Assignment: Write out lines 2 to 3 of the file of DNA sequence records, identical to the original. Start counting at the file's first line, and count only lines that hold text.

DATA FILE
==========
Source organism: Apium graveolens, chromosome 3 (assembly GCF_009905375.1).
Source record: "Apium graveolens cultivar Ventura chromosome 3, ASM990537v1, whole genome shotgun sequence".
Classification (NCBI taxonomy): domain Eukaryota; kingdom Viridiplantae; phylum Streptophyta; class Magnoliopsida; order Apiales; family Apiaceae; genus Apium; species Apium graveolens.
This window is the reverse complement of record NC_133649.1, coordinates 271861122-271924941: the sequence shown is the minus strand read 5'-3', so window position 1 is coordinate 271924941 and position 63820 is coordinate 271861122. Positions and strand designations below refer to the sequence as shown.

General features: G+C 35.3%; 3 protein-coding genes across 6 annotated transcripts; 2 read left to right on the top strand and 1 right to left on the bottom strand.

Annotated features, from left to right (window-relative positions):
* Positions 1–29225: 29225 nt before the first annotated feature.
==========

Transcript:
Source record: "Apium graveolens cultivar Ventura chromosome 3, ASM990537v1, whole genome shotgun sequence".
Classification (NCBI taxonomy): domain Eukaryota; kingdom Viridiplantae; phylum Streptophyta; class Magnoliopsida; order Apiales; family Apiaceae; genus Apium; species Apium graveolens.